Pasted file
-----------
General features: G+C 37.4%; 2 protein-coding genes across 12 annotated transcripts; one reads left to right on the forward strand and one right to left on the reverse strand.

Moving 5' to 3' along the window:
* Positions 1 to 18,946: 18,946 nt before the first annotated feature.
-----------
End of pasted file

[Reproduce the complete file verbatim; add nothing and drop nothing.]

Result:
General features: G+C 37.4%; 2 protein-coding genes across 12 annotated transcripts; one reads left to right on the forward strand and one right to left on the reverse strand.

Moving 5' to 3' along the window:
* Positions 1 to 18,946: 18,946 nt before the first annotated feature.